|Rediff India Abroad Home | All the sections|
'Military option open in Pakistan-Taliban talks'
June 07, 2008 01:11 IST
Pakistan on Friday sought to assuage Afghanistan's concern over the former's talks with local tribal leaders, stating that the country has not been negligent of its obligation towards peace and stability in Afghanistan.
Pakistan's foreign minister Shah Mahmood Qureshi, who made a day-long visit to Kabul, said his country has not forgone the military option while pursing talks with the Taliban, aimed at ending militancy in the northwestern tribal areas.
"While pursuing the political tract, Pakistan has not forgone the military option, nor have we been negligent of our obligation towards peace and stability in Afghanistan. We have not, and will not negotiate with those who are unwilling to forsake the path of violence and destruction," Qureshi said.
Qureshi was in Kabul at the invitation of his Afghan counterpart Rangin Dadfar Spanta. During talks between the two ministers, Pakistan and Afghanistan agreed on the need for broad-based and coordinated efforts to curb militancy and extremism, which they said posed a grave challenge to the security of both countries.
Talking to journalists along with Spanta after the talks in Kabul, Qureshi said, "I have explained that the recent peace deals in the tribal areas were not made with the militants but with the tribal elders, and are aimed at weaning the hard core militants away from those willing to negotiate."
"Pakistan and Afghanistan are facing the common challenge of terrorism and extremism. In Pakistan's view, peace is indivisible," he said, adding that his government did "not make any distinction between the interests of Pakistan and those of Afghanistan" while tackling terrorism in the region.
Later, both the ministers reviewed progress in the joint peace jirga process and reiterated that this will not be allowed to lose momentum. They also discussed the agenda of the forthcoming International Conference in Support of Afghanistan to be held in Paris between June 10 and June 14. The Pakistan foreign minister will be leading the Pakistani delegation at the meet.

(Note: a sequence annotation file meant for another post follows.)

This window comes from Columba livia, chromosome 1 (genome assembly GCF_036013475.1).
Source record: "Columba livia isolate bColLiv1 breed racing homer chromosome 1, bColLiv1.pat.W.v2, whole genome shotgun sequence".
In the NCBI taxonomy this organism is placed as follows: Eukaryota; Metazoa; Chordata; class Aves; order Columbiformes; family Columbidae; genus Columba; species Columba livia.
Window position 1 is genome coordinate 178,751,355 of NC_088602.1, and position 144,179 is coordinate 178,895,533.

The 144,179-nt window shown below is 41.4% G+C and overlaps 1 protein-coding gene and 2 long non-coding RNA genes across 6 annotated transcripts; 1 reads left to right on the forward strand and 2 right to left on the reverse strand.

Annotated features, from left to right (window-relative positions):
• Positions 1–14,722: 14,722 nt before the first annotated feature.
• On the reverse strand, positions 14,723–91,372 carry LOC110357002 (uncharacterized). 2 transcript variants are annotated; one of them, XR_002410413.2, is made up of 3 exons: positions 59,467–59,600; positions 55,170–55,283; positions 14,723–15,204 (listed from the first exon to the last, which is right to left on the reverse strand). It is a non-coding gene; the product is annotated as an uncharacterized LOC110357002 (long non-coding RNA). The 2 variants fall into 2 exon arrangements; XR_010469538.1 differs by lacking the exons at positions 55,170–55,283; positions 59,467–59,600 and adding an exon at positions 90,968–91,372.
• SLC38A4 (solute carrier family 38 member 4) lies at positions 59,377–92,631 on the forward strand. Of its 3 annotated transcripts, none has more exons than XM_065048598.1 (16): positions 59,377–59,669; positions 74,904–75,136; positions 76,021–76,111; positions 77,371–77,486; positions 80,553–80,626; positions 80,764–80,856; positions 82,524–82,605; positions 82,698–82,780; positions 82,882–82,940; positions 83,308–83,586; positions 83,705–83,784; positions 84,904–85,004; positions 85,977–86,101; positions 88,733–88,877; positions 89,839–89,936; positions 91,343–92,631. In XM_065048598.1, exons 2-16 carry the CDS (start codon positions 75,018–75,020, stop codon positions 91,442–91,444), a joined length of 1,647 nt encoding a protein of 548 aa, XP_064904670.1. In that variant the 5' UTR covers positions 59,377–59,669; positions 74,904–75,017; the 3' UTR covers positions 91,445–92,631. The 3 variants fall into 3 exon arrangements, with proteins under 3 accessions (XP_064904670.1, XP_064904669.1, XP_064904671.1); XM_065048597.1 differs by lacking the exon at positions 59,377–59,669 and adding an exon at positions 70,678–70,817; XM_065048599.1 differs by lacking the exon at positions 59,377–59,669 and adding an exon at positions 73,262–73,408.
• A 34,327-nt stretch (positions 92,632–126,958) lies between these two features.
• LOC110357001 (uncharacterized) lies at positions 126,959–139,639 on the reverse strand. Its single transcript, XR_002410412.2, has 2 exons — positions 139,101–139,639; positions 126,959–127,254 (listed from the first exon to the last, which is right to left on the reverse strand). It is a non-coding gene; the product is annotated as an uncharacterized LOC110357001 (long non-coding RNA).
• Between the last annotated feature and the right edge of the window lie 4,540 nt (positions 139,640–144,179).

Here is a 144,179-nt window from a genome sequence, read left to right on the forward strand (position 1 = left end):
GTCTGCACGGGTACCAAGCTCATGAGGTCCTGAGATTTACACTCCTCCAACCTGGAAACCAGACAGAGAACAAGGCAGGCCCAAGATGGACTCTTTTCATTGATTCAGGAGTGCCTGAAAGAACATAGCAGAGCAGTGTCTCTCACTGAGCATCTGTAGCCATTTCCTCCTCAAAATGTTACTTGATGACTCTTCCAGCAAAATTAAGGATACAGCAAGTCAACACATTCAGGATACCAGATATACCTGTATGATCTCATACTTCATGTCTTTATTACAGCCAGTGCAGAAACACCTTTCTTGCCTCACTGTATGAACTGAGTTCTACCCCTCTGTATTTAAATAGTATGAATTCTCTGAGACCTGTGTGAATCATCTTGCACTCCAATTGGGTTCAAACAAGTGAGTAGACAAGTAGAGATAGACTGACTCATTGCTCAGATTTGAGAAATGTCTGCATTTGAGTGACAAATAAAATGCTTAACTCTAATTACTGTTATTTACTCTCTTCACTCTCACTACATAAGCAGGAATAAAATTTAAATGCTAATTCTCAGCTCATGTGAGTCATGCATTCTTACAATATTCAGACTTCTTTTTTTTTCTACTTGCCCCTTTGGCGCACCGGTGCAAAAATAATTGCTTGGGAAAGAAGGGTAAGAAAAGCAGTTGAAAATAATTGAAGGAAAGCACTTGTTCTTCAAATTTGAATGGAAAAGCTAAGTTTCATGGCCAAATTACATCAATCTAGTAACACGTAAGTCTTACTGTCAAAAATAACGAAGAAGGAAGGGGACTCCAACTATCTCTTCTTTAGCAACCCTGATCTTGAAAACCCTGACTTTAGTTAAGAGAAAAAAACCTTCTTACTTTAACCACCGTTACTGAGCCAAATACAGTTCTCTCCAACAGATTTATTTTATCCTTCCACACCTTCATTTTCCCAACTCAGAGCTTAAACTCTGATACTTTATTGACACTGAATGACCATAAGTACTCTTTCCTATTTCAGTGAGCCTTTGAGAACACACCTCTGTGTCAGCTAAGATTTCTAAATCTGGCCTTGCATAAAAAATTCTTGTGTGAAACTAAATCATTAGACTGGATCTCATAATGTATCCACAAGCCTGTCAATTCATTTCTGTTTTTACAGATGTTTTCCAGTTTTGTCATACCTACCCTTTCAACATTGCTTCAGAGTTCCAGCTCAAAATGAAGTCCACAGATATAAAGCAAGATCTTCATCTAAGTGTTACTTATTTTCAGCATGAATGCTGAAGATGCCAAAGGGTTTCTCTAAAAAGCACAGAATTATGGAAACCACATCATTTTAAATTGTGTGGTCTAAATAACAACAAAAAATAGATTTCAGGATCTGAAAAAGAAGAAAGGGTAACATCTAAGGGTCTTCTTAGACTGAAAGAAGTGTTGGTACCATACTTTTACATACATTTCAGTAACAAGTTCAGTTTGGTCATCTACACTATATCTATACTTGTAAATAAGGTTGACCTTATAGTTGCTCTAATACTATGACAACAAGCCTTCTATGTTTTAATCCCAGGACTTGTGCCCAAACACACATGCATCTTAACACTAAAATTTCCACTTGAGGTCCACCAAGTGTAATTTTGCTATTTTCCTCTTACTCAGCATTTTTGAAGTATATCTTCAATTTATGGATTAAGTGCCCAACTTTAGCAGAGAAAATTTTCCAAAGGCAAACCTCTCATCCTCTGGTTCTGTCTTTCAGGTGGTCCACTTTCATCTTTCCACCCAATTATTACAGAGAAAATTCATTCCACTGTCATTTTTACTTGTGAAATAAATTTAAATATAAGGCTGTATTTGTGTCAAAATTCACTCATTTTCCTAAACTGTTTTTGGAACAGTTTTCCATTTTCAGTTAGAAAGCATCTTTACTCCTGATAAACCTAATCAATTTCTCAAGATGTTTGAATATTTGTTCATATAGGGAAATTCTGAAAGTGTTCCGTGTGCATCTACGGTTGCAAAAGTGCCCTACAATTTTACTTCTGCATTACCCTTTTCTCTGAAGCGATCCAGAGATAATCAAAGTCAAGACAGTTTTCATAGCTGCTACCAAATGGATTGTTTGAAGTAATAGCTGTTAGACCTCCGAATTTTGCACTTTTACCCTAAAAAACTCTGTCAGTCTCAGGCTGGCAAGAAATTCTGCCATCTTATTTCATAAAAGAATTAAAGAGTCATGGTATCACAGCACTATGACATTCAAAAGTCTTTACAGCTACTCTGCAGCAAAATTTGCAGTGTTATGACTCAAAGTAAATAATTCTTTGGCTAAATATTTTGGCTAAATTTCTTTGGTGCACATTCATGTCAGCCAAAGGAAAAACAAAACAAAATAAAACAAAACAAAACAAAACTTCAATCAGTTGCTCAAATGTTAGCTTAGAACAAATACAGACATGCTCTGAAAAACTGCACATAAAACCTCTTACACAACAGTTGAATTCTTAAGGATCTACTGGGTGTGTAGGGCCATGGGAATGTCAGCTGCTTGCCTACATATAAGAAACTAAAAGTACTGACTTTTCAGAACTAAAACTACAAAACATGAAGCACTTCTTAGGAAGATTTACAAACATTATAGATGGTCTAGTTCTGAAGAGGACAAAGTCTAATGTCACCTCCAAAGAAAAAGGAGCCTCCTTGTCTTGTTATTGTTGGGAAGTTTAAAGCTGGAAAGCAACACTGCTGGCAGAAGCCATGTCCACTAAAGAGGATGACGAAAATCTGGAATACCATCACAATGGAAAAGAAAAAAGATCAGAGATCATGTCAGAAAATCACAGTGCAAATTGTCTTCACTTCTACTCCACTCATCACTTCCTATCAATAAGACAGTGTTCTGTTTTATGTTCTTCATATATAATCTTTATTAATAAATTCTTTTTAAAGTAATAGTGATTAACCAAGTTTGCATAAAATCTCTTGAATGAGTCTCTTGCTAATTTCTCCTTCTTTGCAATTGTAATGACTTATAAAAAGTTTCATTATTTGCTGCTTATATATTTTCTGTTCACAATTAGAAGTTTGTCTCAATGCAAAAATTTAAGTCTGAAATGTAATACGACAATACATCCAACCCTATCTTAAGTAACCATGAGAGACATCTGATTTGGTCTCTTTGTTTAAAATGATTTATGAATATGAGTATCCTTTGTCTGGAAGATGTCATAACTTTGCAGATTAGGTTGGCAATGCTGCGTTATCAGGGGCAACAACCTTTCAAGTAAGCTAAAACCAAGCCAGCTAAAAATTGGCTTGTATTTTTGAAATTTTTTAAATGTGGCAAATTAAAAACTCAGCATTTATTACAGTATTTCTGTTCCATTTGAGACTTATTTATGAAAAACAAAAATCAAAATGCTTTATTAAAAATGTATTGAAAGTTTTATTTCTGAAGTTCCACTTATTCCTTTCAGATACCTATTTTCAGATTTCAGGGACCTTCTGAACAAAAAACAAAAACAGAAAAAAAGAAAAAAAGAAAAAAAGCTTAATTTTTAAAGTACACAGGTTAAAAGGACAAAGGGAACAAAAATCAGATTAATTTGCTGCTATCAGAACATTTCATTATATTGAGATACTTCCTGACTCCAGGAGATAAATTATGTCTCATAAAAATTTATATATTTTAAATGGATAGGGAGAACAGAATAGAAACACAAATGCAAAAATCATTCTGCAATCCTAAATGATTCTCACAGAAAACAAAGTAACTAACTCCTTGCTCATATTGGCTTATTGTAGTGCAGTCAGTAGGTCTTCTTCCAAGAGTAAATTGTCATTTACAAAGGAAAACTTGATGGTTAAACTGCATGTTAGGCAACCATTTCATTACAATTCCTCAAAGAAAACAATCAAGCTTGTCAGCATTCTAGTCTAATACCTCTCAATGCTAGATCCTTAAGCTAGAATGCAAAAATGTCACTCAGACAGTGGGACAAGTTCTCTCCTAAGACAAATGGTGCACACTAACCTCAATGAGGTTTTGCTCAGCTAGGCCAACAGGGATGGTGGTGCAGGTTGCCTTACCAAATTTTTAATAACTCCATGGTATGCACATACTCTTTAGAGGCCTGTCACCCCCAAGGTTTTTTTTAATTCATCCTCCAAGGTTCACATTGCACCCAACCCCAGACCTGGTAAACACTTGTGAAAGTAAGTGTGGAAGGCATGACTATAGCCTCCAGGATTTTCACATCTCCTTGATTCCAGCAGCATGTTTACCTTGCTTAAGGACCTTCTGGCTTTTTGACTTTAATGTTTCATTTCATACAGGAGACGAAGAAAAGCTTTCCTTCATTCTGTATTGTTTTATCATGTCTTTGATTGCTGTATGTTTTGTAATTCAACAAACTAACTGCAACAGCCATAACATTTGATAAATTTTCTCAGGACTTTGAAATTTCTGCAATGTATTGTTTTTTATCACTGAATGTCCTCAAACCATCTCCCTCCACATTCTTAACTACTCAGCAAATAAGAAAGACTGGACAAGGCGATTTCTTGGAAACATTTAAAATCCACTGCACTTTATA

Qureshi said Pakistan would shortly host the next meeting of the mini jirga in Islamabad. He said Pakistan would host the Third Regional Economic Cooperation Conference on Afghanistan later this year. He further said that Pakistan would join Afghanistan in calling for international aid to be channeled through the Afghan government, in accordance with its wishes and the needs of its people.
A day ahead of his visit to Kabul, Qureshi had said he would also take up the issue of missile strikes in the tribal areas by US-led forces in Afghanistan. However, there was no official word on whether the issue had figured in Qureshi's discussions with the top Afghan leadership.
Later, Qureshi called on Afghan President Hamid Karzai to discuss bilateral relations.
Qureshi said his visit was a message from the new government in Pakistan that "a new beginning has been made in the relationship between Pakistan and Afghanistan, which will be based in mutual trust and understanding for each other's interests and concerns".
He reassured Karzai of Pakistan's support for peace and security in Afghanistan.
Karzai expressed Afghan government's support for the government of Pakistan in its endeavours for regional peace and stability.
He said, "Events in one country affect the other, and prosperity and stability in one is not possible without prosperity and stability in the other".